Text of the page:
At Hearing, Casey Presses IRS Commissioner to Restore Access to Essential Tax Resource Materials

IRS Recently Announced Limits to Distribution of Tax Forms, Instruction Booklets / Cuts Could Cause Significant Delays for Taxpayers, Including Potentially Delaying Federal Tax Refunds / Casey is the Lead Democrat on the Senate Finance Committee’s Taxation and IRS Oversight Subcommittee

At Hearing, Casey Presses IRS Commissioner to Restore Access to Essential Tax Resource Materials

Washington, DC - U.S. Senator Bob Casey (D-PA), the Ranking Democrat on the Subcommittee on Taxation and IRS Oversight for the Senate Finance Committee, called on IRS Commissioner John Koskinen during a Finance Committee hearing to stem the reduction of vital tax filing materials for Americans during this tax season.  The IRS recently announced that because of budget cuts, it will limit the distribution of free tax forms and instruction booklets under the Tax Forms Outlet Program (TFOP). Across Pennsylvania, particularly in rural areas, many taxpayers rely on this program for access to up-to-date tax forms. The recent unexpected cuts to the program are causing significant uncertainty for these taxpayers, for example by potentially delaying their receipt of federal tax refunds.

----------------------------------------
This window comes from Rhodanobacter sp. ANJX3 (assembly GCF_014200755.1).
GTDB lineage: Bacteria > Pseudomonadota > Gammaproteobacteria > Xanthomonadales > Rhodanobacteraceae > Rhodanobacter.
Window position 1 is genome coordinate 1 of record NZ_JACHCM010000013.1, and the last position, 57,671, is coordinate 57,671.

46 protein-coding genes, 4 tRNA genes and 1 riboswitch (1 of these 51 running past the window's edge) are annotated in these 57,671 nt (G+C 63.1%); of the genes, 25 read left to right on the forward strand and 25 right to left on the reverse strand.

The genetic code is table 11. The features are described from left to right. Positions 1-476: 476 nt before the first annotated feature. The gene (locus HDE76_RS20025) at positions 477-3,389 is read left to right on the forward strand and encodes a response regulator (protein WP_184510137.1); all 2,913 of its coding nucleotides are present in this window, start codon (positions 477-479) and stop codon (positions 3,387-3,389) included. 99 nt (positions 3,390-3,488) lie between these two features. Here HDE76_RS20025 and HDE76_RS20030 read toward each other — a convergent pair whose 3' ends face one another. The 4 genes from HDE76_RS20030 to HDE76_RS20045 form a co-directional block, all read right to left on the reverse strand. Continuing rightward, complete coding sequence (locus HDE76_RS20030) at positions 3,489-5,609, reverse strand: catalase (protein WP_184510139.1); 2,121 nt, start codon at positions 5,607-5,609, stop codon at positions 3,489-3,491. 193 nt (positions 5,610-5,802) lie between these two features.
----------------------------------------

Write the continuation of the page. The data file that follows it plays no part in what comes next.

“In recent weeks, my office has heard from constituents who have concerns about cuts to the TFOP program, many of whom are seniors or those without easy access to the internet,” said Senator Casey. “I am urging the IRS to take all necessary steps to ensure that Pennsylvania taxpayers have the forms and assistance that they need to file their taxes without disruption or delay. We need to ensure that critical resources for taxpayers are readily available.” 

On January 9, 2015, six days before the start of the 2015 tax filing season the IRS unexpectedly announced that it would begin curtailing the TFOP program due to budget shortfalls. Most notably, the IRS will limit shipments of Forms 1040, 1040A and 1040EZ - the main forms used to file individual income tax returns - and it will stop all shipments of instruction booklets for the these forms.  The IRS also appears to be cutting the distribution of printed forms more broadly.